Experience never gets old: 179-year-old Madras Chamber opens up to startups


Last week one of India’s oldest and most vibrant chambers, Madras Chamber of Commerce & Industry (MCCI), had on its founder’s day announced the setting up of a Startup Entrepreneurial Ecosystem (SEE). The program will mainly focus on the manufacturing and non-IT sectors, providing those startups with mentoring as well as access to business networks.

Speaking on the motivation for the 1836-born chamber to take this unprecedented step, its President, S. G. Prabhakharan had two reasons to share.

1) The chamber has several large industries and successful professionals as its members. Their wealth of knowledge will come handy to budding entrepreneurs, especially for those startups in the manufacturing and services sectors. He felt the chamber had the necessary talent and bandwidth to help these sectors – where 80% of startups come from. This startup support will be done through SEE boards, which will comprise chamber members with experience in several fields.

2) The chamber’s president, a chartered accountant by qualification, also shared his personal motivation to support startups. He spoke about his younger days during the early 80s, when he would travel to hill stations and invariably end up with no place to stay. The few guest houses were always full, whereas the surrounding bungalows were usually locked. He later found out that those bungalows were owned by wealthy people who visited them only for a week or two in a year. It then struck him why not a resort that could be owned by many people, and that’s how the idea behind the Sterling Holiday Resorts was born in 1984.

Unlike the many entrepreneurship meets I’ve been privy to, the audience of this event had many elders as well as some second and third-generation businessmen and women. Here are some more compelling event shares by experienced business leaders:

  • Two-thirds of India’s population is below the age of 35, yet we have a situation where one-third of the population is trying to control the two-third. We control them without believing that they too can be successful.
  • The best way to orient a young entrepreneur into one’s family business is to let her or him startup anything of their choice and succeed or fail, and all the while learn during their journey.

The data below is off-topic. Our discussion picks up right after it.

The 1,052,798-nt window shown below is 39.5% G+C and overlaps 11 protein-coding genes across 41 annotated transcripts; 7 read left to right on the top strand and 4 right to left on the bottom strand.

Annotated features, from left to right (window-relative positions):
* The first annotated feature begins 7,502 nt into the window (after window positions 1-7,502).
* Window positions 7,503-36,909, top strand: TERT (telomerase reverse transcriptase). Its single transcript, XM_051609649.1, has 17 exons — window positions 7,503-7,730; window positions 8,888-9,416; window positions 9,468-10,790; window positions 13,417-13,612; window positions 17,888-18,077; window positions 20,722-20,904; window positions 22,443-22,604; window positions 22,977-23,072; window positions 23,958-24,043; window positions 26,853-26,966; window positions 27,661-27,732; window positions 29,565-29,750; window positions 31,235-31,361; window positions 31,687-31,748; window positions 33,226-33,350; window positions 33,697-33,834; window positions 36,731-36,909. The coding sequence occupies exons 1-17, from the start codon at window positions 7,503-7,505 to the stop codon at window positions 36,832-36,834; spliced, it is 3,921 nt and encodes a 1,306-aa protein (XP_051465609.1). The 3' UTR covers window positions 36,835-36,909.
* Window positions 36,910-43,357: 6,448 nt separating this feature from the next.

• The expansion of the acronym ‘SIR,’ used by British Knights, was ‘Servants in Readiness’ or ‘Slaves in Readiness’ – here we address everybody as SIR. Why not let people call their bosses by their first names, like the Americans do.
  • One should keep asking oneself ‘How am I relevant?’ The reason why a 179-year-old chamber exists today is because it had always stayed relevant with the times.
  • The biggest social change one can do is to look at entrepreneurs as change agents and not as businessmen. After all they are the ones bringing a lot many people into the mainstream by job creation, and not our donations or charity.
  • ‘Mass customisations’ of products are the future. Sixty per cent of customers will require varied requirements, which Indian entrepreneurs being ‘flexible, lean, and customisable’ are in a better position to offer, compared to China.
  • Pure digital businesses like Flipkart, Myntra, Snapdeal, etc, have played their part. In the future, businesses like manufacturing and supply chain will play a big role, although we will still need the web to sell.
  • We need to be cautious about not letting valuations drive the startup world. The buzz should be moderated to bring in more focus on the sustainability part.
  • Let’s help startups by providing them with market access and the networks we have built. As big industries we can also do our bit by choosing startup guys as vendors and giving them some orders to prove themselves.
  • In those frustrating moments when there’s nobody there to give you comfort, you need somebody to lean on emotionally and to have the same confidence to get back. As mentors just ‘being available’ can make a huge difference.

There was so much profoundness shared in just a couple of hours of the event, one can imagine how much more value can such experience add to the startup community. It may well be time for younger entrepreneurs to start engaging with the more experienced and vice versa.

(Also read: What startups in India can learn from Singapore’s founder Lee Kuan Yew?)

We at YourStory have always believed in being part of a more inclusive startup world, as evident by our TechSparks meet-ups at various tier-2 and tier-3 cities, and the launch of our content in several regional languages.

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